My son was resistant because it was really basically impossible for him. We had to find that "cusp" of he can do it but barely and even then it was a struggle. But he was I think harder than typical. I bribed him essentially. He earned a reward for doing the exercises. And beyond that we sat there together until they were done because even the reward wasn't enough at the beginning.
Any insights or thoughts are appreciated.
This might sound discouraging but I think my son was more severe than average. Our therapist said he was the worst he had ever seen. But therapy isn't fun but it was worth the struggle here.

BTW- We are having her 2 yr sister tested this fall for a possible strabismus.

They can work with the little ones too/good to have her checked!
post #3 of 8
I work as a special education teacher and a few of my students have gone through vision therapy. It made a HUGE difference for two of them, and little to no difference for the third. The difference, the first two families are really involved and the third family doesn't spend much time as a family. The child stays at school in extended care until 6:00 and often it is a sibling who takes him home. The family follow up and dedication to the homework and practice seems very key.
post #4 of 8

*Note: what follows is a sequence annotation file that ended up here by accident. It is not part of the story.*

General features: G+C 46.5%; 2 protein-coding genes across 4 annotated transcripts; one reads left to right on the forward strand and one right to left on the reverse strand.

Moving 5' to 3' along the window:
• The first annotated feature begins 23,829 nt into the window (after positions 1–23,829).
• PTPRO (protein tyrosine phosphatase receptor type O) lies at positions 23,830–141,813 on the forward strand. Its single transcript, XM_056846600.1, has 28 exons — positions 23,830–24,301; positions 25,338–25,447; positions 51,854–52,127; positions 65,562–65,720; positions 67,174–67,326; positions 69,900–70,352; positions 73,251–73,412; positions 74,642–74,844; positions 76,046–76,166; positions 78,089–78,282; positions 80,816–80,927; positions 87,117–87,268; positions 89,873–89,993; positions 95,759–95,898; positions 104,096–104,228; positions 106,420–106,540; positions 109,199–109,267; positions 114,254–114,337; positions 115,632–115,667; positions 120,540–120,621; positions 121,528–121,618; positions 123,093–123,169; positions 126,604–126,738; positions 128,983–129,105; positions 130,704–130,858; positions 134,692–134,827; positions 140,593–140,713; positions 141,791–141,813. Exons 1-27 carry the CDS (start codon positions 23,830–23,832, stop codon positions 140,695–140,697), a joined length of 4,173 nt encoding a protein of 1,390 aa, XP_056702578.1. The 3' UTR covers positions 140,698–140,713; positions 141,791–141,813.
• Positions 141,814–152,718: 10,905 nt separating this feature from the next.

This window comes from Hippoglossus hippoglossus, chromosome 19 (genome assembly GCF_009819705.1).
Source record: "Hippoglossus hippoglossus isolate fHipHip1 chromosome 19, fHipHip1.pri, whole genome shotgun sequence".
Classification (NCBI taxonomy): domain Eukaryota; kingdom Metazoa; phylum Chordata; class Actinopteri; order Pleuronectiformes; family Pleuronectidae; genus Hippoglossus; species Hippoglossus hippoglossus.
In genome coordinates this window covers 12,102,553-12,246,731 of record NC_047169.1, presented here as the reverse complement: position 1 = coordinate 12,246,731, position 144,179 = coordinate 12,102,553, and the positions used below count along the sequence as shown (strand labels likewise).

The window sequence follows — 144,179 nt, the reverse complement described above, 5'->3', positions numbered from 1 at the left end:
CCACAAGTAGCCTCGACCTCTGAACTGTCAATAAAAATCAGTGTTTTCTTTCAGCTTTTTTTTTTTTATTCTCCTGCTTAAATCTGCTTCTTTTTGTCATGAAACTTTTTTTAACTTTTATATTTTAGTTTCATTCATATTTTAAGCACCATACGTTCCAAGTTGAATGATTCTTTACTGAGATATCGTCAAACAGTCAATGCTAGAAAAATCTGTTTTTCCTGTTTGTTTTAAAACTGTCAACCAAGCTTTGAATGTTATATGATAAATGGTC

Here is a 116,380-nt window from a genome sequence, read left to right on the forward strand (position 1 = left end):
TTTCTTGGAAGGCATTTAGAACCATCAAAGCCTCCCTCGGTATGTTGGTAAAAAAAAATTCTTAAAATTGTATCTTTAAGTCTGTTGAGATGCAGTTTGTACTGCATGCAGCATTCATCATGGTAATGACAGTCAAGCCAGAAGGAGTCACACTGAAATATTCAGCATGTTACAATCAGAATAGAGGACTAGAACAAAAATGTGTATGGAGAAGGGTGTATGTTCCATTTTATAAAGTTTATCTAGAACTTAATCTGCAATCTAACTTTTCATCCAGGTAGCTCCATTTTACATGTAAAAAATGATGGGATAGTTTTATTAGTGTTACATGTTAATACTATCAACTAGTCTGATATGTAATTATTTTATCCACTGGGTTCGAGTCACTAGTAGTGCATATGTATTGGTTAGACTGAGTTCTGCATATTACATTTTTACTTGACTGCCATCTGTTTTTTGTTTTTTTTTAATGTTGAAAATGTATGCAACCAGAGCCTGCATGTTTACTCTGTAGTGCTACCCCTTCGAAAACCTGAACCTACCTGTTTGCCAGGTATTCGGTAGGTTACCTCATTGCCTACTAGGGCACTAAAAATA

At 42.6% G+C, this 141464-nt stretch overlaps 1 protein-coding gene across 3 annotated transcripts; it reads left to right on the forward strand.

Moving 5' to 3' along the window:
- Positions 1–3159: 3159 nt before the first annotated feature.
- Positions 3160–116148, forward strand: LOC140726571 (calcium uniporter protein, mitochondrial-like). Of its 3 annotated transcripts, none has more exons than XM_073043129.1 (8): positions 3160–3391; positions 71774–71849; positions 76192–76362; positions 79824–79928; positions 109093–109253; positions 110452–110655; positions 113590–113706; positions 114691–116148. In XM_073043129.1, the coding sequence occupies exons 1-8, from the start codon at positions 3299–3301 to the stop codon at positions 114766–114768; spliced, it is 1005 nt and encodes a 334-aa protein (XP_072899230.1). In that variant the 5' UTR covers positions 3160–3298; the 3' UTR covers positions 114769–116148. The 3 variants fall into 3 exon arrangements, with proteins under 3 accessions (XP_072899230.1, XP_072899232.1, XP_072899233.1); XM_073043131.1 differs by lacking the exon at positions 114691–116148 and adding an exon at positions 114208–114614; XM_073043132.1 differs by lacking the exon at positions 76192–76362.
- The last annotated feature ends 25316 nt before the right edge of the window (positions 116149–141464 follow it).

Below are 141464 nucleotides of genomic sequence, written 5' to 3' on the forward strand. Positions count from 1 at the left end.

Another success story for VT:

DS was 7 1/2 when the dx was made -- CI, tracking, fixation & peripheral issues were the primary deficiencies.

We started for the first 3 months doing therapy every other week, because it was a long drive for us to see the therapist. We had daily homework, and we were very diligent in doing the prescribed homework. Most of this homework was to strengthen tracking and his peripheral issues -- After that, we did therapy every week for the next 4 months to fine tune the remaining issues.

Therapy and homework was hard for ds initially -- it fatigued his eyes and was difficult to do, even though the exercises seemed fairly easy. One of the key things for us was that the dev. optometrist had a sheet for ds to fill out on what *he* wanted to accomplish with VT -- being able to hit and catch a ball better, being able to read without getting headaches, etc. This was really key for us because when he would balk about going to therapy or doing the homework, I could bring it back to the necessity of reaching *his* goals. And since we saw some immediate gains, I could show him the tangible progress that he was making. A younger child might not be able to articulate goals as well as an older child, but since your dd is 8, I would definitely try this to get her buy in. It's kind of like starting to work out to lose weight, knowing where your goal weight is and using that to keep you motivated when the going gets tough.

GL -- like a pp said, VT was huge for our ds -- I am so glad that we did it, and so is ds!
post #5 of 8
Our 7 yo has a diagnosis of amblyopia and convergence insufficiency. We did daily patching for six months to get his amblyopic eye to start working, and it did start working, but not together with the other eye. He has had ten weeks of VT with one practice and we are continuing another 6 months of VT with another practice (because the first doctor moved away).